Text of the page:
Recently, Self-Help Groups (henceforth SHGs) have emerged to fill the gap in the formal credit system because the formal credit delivery mechanism has not only proven inadequate but has also not been fully integrated into the overall rural social and community development.

Agricultural Market System
Agricultural marketing is a process that involves the assembling, storage, processing, transportation, packaging, grading and distribution of different agricultural commodities across the country.
 Prior to independence, farmers, while selling their produce to traders, suffered from faulty weighing and manipulation of accounts.
 Four such measures that were initiated to improve the marketing aspect.
♦ The first step was regulation of markets to create orderly and transparent marketing conditions.
♦ Second component is provision of physical infrastructure facilities like roads, railways, warehouses, godowns, cold storages and processing units.
♦ The current infrastructure facilities are quite inadequate to meet the growing demand and need to be improved. Cooperative marketing, in realising fair prices for farmers’ products, is the third aspect of government initiative.
♦ The fourth element is the policy instruments like
I. Assurance of minimum support prices (MSP) for agricultural products
II. Maintenance of buffer stocks of wheat and rice by Food Corporation of India.
III. Distribution of food grains and sugar through PDS.

Sustainable Development and Organic Farming
 In recent years, awareness of the harmful effect of chemical-based fertilisers and pesticides on our health is on a rise.
 Conventional agriculture relies heavily on chemical fertilisers and toxic pesticides etc., which enter the food supply, penetrate the water sources, harm the livestock, deplete the soil and devastate natural eco-systems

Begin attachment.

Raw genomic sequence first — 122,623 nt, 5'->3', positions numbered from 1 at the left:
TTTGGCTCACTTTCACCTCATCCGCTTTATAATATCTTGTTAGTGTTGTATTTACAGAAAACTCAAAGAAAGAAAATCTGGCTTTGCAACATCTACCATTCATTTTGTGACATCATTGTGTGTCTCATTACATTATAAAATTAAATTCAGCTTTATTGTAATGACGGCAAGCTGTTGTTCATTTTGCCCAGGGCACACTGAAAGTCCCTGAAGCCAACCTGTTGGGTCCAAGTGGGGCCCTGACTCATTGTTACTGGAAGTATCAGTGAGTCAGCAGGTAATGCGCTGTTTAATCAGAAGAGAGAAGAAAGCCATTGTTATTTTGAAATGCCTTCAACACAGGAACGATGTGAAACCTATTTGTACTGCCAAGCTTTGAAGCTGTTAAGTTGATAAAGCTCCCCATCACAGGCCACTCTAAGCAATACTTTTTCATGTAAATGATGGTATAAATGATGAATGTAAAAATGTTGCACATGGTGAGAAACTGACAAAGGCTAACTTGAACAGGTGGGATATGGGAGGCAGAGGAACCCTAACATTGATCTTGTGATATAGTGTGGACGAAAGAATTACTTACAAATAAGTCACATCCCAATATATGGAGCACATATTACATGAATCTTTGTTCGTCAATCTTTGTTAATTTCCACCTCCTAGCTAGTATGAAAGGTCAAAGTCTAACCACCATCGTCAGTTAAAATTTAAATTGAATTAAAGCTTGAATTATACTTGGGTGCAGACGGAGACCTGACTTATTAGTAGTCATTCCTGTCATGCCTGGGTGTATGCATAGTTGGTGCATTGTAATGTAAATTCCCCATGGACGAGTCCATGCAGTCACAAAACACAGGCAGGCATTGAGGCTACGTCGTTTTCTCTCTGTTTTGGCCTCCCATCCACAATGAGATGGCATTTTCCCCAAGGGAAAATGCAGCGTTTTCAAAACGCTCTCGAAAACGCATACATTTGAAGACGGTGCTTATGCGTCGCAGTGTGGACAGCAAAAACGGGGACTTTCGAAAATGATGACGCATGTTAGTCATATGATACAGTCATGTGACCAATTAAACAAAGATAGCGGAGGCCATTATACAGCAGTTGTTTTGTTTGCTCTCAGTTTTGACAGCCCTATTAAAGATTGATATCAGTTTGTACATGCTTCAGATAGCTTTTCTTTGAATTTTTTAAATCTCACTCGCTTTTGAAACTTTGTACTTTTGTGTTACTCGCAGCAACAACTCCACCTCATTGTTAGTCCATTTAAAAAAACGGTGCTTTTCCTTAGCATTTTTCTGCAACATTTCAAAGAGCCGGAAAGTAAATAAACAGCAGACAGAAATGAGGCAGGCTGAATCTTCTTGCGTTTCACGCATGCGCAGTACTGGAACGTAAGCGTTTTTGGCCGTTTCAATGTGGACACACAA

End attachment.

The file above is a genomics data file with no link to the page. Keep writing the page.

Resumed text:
Benefits of Organic Farming: –
 Organic agriculture offers a means to substitute costlier agricultural inputs (such as HYV seeds, chemical fertilisers, pesticides etc.) with locally produced organic inputs that are cheaper and thereby generate good returns on investment.
 Organic agriculture also generates income through exports as the demand for organically grown crops is on a rise.

 It is clear that until and unless some spectacular changes occur, the rural sector might continue to remain backward.
 There is a greater need today to make rural areas more vibrant through diversification into dairying, poultry, fisheries, vegetables and fruits and linking up the rural production centres with the urban and foreign (export) markets to realise higher returns on the investments for the products.
 Moreover, infrastructure elements like credit and marketing, farmer friendly agricultural policies and a constant appraisal and dialogue between farmers’ groups and state agricultural departments are essential to realise the full potential of the sector.
 Today we cannot look at the environment and rural development as two distinct subjects. There is need to invent or procure alternate sets of eco-friendly technologies that lead to sustainable development in different circumstances.

Rural Development Class 11 Economics Notes